In an extraordinary statement, an employee for the government contractor Jeppensen International Trip Planning ( a Boeing subsidiary) referred to flights taking individuals to other countries as part of the Bush Administration’s “extraordinary rendition” program as “torture flights.” The company director, Bob Overby, reportedly told an August 2006 breakfast of new employees, that these were torture flights but that the flights paid well.
The ACLU is pursuing a novel lawsuit against the company and fighting to keep it in court. Overby resigned five days later — apparently the victim of his own frank admission. Various newspapers have quoted Administration officials admitting that they use rendition to torture suspects. However, Overby failed to follow the script that public admissions are not allowed for legal and political reasons. However, this disclosure follows a public admission by a former CIA employee that waterboarding was used against detainees and that he also understood that waterboarding is torture.
In the meantime, leaders in Congress are again resisting acknowledging that the President has ordered torture — a crime. We are seeing the same pattern that we saw with Iraq. Democrats waited until it was safe to oppose the war and then became serial apologists for giving Bush a blank check. Now, they are waiting to see if it is safe to be against waterboarding and torture. Yet, in the ACLU case and public statements, various government contractors and former employees are making it difficult to avoid recognizing a knowing and comprehensive torture program implementing by the United States.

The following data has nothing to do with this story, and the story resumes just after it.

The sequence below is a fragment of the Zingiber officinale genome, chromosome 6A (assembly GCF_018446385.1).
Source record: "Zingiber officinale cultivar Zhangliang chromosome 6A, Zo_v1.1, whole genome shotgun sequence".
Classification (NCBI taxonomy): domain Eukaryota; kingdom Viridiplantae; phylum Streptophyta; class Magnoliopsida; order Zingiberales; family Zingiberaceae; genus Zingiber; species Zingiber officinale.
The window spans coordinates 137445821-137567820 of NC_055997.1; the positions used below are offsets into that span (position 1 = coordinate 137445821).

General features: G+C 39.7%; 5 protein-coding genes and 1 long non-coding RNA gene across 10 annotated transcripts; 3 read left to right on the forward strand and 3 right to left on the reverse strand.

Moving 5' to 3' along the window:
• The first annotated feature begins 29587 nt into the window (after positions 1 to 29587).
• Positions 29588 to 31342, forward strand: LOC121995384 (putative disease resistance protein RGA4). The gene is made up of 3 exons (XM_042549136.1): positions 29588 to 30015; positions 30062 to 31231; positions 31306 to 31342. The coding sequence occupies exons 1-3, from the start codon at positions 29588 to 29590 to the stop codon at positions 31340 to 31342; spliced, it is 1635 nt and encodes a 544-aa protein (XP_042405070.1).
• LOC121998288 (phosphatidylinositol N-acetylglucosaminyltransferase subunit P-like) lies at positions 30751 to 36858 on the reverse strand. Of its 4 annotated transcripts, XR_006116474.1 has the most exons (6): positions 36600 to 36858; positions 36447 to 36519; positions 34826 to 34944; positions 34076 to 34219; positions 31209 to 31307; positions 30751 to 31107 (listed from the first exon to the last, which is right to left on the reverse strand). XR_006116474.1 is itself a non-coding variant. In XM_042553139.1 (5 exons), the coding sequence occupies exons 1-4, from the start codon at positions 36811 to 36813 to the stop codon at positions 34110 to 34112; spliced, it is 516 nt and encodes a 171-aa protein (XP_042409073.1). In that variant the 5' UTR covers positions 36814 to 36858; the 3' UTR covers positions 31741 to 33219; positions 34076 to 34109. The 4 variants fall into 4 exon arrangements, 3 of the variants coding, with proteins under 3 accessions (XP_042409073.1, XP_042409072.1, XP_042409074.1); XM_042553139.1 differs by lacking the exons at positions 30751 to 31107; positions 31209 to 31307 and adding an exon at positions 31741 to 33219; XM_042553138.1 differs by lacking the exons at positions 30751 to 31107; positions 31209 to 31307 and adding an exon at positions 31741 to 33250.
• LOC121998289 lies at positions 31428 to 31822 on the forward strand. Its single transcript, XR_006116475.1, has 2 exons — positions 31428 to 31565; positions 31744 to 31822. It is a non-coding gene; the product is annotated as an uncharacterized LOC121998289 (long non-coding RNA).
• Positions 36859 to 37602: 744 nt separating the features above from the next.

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One thought on “Witness: Government Contractor Called Rendition Transfers “Torture Flights””
There was an eye-opening article in the Boston Globe in 2004 about
a family law firm, outside the City, that apparently doubled as a front for a ‘client’ who had a plane on lease to the US government for (rendition) flights out of Logan International – the same airport
from which the Twin Towers were struck.
It was often sighted and well-documented overseas, but not a well-known item of interest in this country.
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